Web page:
Tip of the Day
Are You Really Hungry?
It’s a question we all should ask ourselves every time we pick up a fork
Here’s the scenario: you’ve just come back from a vigorous workout at the gym. It’s been six hours since lunch. You are ravenous. You tuck into a plate of pasta with vigor. You’re so hungry and it tastes so good, you quickly finish your first portion and, still feeling hungry, help yourself to a second. Fifteen minutes later, you get up from the table having eating twice as much as you should. Sound familiar? It’s because you’re confusing hunger and appetite. There’s a difference, and understanding it can put you on the path to healthy eating and a healthy weight.
Hunger is biological, appetite is behavioral. Hunger is a physical drive; appetite is the desire to eat. People who are naturally thin eat based on physiological signals – relying on their bodies, not their minds, for cues when to start and when to stop. Lucky them.
“Most of us don’t eat based on physiology,” says Lisa Young, Ph.D., R.D., who teaches nutrition at New York University. “We eat what’s in front of us, what we smell, what we see.” The appetite trap – I’m not hungry, I just think I am – is hard to avoid because appetite can mimic the physical sensations of hunger. When you see a food that looks good, the brain releases peptides – the hormones that stimulate hunger. A desire to eat becomes indistinguishable from the need to eat.
Some foods can put us on a roller coaster ride of appetite. Needing quick energy, we reach for something sugary. Indeed, sugar is a fast fix because it’s digested so quickly. Blood sugar rises and we’re on top of the world. But that stimulates insulin production, which drives blood sugar back down. Now the brain, which uses sugar just like the rest of the body, starts asking for more. We’ve all experienced the sugar crash that has us reaching for another sugary treat.
How do we get off the roller coaster, and begin to eat only what our body truly needs rather than what our mind is telling us we want? The answer is mindful eating of the right kinds of food. Australian researchers have developed a satiety index that tells us how filling various foods will be (Google “satiety index” for an easy-to-read chart). Here are some of the findings: whole grain breads are 50 percent more filling than white bread; popcorn is twice as satisfying as a Mars bar; oatmeal ranks 50 percent more satisfying than an egg. Fiber has weight but no calories, so it makes us feel full at very little cost. That’s why whole grains score higher. Water can also help us feel full, but only if it is part of a food – like the high water content in vegetables and fruits; an effect you can’t mimic by simply drinking a glass. Studies show that chewing your food longer increases satiety, and making a meal last longer – eating mindfully – is a big factor because it takes around 20 minutes for satiety signals to be generated. If you’ve already overeaten (remember our 15-minute pasta meal), it’s too late.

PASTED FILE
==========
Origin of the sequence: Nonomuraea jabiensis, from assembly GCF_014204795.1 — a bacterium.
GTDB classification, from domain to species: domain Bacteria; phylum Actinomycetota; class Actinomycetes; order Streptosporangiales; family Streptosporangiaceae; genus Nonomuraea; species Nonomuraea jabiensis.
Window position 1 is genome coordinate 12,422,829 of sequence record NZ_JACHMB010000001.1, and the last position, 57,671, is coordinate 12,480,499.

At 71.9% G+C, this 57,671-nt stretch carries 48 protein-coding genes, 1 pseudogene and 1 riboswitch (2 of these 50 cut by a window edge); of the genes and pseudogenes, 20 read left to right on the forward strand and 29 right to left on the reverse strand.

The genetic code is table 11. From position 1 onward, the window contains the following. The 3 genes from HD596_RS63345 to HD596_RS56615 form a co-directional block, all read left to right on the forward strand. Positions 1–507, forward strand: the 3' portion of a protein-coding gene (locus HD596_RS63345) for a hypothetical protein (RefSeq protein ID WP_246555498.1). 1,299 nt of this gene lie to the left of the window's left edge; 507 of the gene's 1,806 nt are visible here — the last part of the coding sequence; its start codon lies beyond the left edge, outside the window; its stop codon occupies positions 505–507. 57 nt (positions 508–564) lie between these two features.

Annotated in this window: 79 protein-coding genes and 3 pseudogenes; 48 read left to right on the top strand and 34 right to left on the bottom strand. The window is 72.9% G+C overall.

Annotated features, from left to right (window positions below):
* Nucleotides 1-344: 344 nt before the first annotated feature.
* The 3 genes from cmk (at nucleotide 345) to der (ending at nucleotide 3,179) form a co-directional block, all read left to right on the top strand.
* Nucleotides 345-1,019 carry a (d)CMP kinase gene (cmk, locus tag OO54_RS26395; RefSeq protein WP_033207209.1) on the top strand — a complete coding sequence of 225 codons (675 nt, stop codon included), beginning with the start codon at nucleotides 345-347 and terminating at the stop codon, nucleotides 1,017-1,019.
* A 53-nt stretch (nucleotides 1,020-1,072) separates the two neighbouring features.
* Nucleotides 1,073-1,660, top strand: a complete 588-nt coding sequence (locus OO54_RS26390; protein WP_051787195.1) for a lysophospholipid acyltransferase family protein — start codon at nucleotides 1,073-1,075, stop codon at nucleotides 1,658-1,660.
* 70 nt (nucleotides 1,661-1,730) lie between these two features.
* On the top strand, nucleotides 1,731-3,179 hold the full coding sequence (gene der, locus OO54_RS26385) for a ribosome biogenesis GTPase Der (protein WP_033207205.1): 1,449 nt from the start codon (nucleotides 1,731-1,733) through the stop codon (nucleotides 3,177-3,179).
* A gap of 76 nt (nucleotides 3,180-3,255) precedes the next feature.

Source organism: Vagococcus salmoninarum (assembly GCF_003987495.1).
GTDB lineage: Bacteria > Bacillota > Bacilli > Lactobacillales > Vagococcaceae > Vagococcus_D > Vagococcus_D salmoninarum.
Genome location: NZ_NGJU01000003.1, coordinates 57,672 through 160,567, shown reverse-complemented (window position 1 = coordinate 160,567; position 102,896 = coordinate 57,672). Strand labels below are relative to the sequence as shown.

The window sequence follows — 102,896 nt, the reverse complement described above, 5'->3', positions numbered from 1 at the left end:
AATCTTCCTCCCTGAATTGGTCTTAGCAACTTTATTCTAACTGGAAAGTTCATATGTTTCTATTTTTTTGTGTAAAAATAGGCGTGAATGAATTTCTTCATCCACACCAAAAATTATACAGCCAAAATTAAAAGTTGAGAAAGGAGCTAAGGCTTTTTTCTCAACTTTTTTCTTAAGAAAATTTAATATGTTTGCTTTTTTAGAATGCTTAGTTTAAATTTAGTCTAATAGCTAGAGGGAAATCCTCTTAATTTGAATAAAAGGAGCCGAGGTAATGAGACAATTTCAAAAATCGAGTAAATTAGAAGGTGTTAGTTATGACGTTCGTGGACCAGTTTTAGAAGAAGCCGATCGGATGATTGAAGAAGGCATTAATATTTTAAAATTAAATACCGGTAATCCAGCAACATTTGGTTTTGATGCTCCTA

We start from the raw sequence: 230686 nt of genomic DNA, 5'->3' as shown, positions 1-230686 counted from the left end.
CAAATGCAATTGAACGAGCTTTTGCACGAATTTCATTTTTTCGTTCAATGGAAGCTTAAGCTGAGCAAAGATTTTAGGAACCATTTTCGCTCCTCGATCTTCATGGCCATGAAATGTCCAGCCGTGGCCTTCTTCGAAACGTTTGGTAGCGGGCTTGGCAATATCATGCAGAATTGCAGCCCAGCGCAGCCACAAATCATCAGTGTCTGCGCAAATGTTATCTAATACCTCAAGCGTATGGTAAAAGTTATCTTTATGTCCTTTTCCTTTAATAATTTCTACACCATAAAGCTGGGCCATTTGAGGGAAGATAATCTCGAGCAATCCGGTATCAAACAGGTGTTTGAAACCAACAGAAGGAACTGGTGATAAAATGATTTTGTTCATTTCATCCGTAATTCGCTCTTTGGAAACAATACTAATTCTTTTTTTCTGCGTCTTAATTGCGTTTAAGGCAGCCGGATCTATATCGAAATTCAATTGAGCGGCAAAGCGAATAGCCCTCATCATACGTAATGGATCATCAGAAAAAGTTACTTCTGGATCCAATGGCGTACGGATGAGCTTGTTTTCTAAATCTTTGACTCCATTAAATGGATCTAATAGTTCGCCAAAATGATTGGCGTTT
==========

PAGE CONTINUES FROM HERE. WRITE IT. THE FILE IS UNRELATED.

Here are some other tips from leading nutritionists for reining in our appetite.
Record your “cheats.” Keep a food diary, but instead of writing down every morsel you eat, which can be dreary and cumbersome, just keep track of the nibbling you do. Pretty soon, you’ll have a clear picture of where the problems lie.
Listen to your cravings. Everybody craves certain foods. The trick is not to deny yourself, which ultimately leads to over-eating, but learning how to allow yourself small treats. A friend of mine has a single square of chocolate every night. Just one.
Start your meal with salad or soup. A low-calorie, high-volume food distends your stomach, triggering satiety hormones. At the Pritikin Longevity Center, people are urged to eat as much as they want; the food is nutrient-dense, calorie-lean, so they can load up on salads and soups and still lose weight.
Eat often. Frequent small meals minimize the reward that food represents. A meal eaten after a long fast stimulates the reward center in the brain. Before long, you’re associating food with rewards (sound familiar?).
Wait 20 minutes. A friend of mine quit a two-pack a day smoking habit by waiting 20 minutes before lighting up when he craved a cigarette. The same rule can help with food. Eat a modest amount, then wait for satiety hormones to kick in before eating any more. Chances are, you won’t want to.